I don’t know what Abreu is going to accomplish the rest of this season, and I’m sure someone will post some crazy stat and claim that he’s not that good after all, but it’s nice to see him playing on a winning team. He certainly deserves it.
I agree with all of that, and I also just think he’s having more fun. I’ve never seen him smile and laugh more than he is right now.
Here’s hoping that this “next gear” Abreu isn’t just a mirage and is a true unlocking of his talent when happy, relaxed, and protected.
I’m really glad Abreu is having a good year. I was in favor of resigning him but I did think the Sox ended up negotiating against themselves and overpaying. 120 or so plate appearances of excellent performance isn’t enough for me to change my mind about that last year of his contract probably being a big overpay.
I do think Abreu has changed his approach a bit and is not trying to do too much as often as last year (and 2018). He still has moments of trying to do too much (game 2 of the double header of doom, ugh) but that’s just human nature. That may be related to better hitters around him changing his mindset but I don’t think it is protection. In 2014, Abreu had his great rookie year with Adam Dunn (in his last Sox year) providing the “protection”. I think we’re probably going to have to agree to disagree on this.
Eric Longenhagen just wrote an interesting analysis of the two teams’ pitching staffs’ different strengths: rotation (Cubs) vs. bullpen (Sox). He thinks the bullpen makes it more likely for the Sox to make a deep postseason run.
It is incredibly fun to watch the Sox right now.
This being said, in order to increase the lineup’s potency even more, at what record do you feel comfortable putting Moncada on the 10 day-IL in order to get his leg adequately rested for a stretch run? It sucks to waste a chunk of his season but he’s worth much more feeling healthy after a hiatus than he is struggling through it as he is right now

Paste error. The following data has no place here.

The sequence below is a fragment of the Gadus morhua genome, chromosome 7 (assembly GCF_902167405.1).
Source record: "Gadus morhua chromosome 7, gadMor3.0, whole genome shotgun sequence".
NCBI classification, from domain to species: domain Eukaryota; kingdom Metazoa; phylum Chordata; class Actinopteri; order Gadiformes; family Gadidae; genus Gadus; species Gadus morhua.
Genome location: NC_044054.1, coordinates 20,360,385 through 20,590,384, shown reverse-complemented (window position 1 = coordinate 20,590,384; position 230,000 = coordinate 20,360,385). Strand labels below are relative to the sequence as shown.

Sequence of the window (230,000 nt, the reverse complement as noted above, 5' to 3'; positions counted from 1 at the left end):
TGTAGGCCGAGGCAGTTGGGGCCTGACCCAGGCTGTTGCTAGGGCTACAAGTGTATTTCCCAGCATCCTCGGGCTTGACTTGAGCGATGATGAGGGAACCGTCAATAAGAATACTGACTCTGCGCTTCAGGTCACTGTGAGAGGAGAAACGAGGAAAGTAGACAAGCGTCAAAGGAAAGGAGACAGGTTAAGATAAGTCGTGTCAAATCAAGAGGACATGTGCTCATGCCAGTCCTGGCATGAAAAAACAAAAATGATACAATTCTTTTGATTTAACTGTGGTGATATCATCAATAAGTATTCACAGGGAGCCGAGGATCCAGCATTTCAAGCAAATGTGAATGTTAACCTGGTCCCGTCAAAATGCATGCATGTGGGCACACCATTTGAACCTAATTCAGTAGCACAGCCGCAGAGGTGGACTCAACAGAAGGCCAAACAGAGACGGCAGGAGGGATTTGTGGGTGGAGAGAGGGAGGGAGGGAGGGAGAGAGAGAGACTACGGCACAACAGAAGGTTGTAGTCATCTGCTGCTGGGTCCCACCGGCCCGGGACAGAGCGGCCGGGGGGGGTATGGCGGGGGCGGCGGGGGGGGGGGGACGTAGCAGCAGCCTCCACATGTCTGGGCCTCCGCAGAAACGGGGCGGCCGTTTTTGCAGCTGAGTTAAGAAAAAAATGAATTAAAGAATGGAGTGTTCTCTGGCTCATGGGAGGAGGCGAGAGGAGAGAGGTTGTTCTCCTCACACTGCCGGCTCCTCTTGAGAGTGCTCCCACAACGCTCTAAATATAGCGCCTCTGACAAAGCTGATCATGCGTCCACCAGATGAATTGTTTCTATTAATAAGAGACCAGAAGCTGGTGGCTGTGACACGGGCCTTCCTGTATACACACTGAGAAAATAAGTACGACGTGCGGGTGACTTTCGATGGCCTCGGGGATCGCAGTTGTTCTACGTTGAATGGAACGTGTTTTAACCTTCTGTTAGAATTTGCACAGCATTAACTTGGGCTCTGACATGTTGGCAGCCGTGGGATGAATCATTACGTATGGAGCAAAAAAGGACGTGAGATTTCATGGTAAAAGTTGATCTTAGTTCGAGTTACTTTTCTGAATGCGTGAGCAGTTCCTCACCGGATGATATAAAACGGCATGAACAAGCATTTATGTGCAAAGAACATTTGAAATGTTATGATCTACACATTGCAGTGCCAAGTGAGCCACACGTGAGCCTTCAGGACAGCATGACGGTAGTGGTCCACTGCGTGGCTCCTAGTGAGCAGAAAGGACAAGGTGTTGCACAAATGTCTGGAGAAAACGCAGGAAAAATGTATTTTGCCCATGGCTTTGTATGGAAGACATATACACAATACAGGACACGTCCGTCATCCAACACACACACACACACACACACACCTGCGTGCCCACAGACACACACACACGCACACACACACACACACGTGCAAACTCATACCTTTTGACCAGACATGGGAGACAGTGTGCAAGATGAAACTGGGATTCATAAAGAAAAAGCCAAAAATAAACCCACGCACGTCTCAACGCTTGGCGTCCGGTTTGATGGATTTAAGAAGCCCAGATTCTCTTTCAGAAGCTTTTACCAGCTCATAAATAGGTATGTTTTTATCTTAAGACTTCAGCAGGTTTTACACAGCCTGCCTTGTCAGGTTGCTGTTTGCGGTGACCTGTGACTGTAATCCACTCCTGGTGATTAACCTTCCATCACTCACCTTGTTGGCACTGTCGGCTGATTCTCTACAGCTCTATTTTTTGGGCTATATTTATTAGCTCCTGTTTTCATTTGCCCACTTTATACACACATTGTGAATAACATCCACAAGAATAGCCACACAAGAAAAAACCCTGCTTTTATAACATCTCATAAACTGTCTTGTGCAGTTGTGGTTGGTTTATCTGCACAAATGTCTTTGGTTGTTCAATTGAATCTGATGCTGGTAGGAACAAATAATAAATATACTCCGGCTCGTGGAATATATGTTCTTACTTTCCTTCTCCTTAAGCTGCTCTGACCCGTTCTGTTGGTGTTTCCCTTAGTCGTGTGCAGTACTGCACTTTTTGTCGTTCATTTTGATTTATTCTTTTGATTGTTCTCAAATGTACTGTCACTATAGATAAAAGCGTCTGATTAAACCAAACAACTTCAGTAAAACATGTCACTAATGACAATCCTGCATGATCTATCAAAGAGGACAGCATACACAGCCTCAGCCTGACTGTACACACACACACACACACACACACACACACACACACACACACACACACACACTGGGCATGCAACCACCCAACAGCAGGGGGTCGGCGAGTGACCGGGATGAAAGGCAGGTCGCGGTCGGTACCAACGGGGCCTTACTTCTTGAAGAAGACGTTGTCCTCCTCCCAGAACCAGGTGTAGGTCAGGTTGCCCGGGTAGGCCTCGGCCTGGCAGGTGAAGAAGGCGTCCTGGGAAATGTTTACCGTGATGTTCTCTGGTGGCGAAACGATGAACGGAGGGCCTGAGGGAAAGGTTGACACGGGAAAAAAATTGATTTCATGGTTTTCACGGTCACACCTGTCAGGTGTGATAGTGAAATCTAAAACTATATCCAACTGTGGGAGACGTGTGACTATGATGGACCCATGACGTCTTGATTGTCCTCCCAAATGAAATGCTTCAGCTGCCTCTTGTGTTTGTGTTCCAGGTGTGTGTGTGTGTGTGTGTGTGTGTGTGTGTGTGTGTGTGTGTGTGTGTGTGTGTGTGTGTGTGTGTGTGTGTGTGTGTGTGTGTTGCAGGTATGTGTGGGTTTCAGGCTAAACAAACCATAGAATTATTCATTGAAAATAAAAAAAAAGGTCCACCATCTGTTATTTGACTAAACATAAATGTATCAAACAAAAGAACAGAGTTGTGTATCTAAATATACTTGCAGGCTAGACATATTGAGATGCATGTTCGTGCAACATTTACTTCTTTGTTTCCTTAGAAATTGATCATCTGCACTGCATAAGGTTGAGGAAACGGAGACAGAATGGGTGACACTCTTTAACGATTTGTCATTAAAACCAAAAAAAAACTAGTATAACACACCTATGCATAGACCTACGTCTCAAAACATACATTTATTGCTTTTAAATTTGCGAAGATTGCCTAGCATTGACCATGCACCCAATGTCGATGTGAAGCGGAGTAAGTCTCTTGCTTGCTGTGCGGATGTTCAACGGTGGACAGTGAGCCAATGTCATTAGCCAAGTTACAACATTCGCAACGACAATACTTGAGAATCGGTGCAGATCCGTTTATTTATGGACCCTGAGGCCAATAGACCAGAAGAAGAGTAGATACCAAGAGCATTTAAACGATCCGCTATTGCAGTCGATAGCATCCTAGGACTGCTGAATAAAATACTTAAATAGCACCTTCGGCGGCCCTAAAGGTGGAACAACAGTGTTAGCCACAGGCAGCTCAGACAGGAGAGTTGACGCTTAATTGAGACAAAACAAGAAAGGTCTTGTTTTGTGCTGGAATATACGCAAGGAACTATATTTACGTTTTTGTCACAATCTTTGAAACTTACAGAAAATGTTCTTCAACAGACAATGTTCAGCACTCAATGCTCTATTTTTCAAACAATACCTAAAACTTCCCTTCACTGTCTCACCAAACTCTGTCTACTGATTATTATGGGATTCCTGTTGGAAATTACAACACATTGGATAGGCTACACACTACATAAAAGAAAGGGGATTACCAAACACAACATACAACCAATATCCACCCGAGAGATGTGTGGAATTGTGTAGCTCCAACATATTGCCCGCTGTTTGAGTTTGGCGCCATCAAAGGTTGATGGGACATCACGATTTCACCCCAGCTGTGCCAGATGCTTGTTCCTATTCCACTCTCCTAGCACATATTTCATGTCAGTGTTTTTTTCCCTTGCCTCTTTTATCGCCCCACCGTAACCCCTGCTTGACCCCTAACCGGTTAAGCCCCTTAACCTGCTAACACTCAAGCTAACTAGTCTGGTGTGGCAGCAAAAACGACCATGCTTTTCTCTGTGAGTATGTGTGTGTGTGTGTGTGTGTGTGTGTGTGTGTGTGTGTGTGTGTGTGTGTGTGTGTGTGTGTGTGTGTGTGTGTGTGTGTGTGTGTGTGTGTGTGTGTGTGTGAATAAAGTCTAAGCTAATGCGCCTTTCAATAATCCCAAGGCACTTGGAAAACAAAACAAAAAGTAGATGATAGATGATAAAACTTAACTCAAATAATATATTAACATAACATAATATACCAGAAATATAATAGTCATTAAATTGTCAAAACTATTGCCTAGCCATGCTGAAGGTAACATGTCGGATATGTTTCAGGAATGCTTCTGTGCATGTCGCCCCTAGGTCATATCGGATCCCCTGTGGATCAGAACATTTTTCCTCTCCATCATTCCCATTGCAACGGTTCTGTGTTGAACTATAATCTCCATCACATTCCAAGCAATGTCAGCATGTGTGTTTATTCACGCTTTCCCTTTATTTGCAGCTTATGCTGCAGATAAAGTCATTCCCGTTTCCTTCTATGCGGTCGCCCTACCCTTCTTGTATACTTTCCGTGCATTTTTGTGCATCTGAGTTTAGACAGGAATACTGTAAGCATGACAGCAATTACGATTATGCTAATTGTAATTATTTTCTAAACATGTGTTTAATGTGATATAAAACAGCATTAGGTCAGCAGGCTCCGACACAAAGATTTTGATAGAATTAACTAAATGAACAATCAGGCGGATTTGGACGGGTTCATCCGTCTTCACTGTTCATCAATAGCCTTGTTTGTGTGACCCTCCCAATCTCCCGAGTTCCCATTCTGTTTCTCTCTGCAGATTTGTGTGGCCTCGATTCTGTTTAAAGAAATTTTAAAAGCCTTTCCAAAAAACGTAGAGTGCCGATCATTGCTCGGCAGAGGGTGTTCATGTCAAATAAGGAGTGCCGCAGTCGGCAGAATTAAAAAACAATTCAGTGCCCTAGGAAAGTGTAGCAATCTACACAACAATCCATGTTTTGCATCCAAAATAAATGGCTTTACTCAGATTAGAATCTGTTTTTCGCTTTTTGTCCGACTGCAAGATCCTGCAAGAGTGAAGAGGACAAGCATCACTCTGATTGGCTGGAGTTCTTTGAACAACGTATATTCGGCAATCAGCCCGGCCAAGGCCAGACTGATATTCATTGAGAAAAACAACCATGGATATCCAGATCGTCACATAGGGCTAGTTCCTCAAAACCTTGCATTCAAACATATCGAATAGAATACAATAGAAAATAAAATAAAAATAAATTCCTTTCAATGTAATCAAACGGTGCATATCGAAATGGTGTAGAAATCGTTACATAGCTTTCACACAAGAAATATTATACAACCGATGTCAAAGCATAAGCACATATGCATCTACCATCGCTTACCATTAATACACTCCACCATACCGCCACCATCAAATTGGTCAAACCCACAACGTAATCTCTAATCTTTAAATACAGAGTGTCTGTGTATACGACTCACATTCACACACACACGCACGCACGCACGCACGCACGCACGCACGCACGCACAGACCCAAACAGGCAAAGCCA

If they’re gonna do it, I’m guessing they wait until Madrigal is back and Mendick can play 3rd. The dropoff, even from a banged-up Moncada, to (…checks roster…) Ryan Goins is pretty staggering.
If Moncada does hit the IL, Cuthbert should be the guy vs. lefties. While horrendous vs. righties, he has been above average in a platoon.
The Sox haven’t had any trouble against lefties in quite a while, so I’m not sure burning the 40 man spot would be worth it.
But I do kind of hope for Cuthbert over Goins just because I like the guy. His passion for raising chickens is one of my favorite human interest baseball stories from the last several years. B
I don’t know if 10 days is enough. He might need a gam transplant.
Not necessarily because of their record, but after today’s/Sunday’s game against the Cubs, 14 of the next 17 games are against the Royals, Tigers, and Pirates. This is probably the best time competition-wise to give Moncada a rest.
It’s amazing to think of how different this season looks from exactly one week ago. After the above-mentioned double-header of doom, it looked like this team was going nowhere. Now here we are 1 week and 27 home runs later, and it looks entirely different. I think the biggest at bat of the White Sox season was Moncada’s at bat which started the 4 consecutive homers. It was the bottom of the 5th, 1-0 White Sox and it looked like Mendick had just ruined a potential big inning by inexplicably getting thrown out trying to steal 2nd with a runner at 3rd and 1 out. The Sox had been wasting scoring opportunities all week long and not hitting in the clutch. It seemed like Moncada’s big 3-run homer just made everyone relax. Their approach at the plate this week has been stellar. They have forced starters to throw a ton of pitches early, and they are not missing the mistake pitches they are getting. This is a truly scary team right now, with good starting pitching and a very deep bullpen which has survived the loss of their best reliever without missing a beat.
One thing I would like to see Ricky do is get Marshall out of the 8th inning role. I would put Heuer, Foster or Burdi in that spot now. Those guys seem fearless on the mound. And now is as good a time as any to get them used to high leverage innings. Like I said yesterday, with Minnesota all banged up and Cleveland still trying to sort out the Plesac-Clevinger fiasco, this division is ripe for the taking. Go Sox!
The doubleheader against the Cardinals was embarrassing. Whether that spurred the success of the past week is something only the people in the dugout would really know, but it is remarkable how much better this Sunday morning feels from last week at this time.
I’m not sure the doubleheader spurred the success, because they started out Sunday’s game looking the same at the plate, and were fortunate that Keuchel was dealing. When Moncada hit that homer, it was like they breathed a collective sigh of relief and started to relax at the plate. Their collective approach at the plate this week is the best I’ve seen from them in years.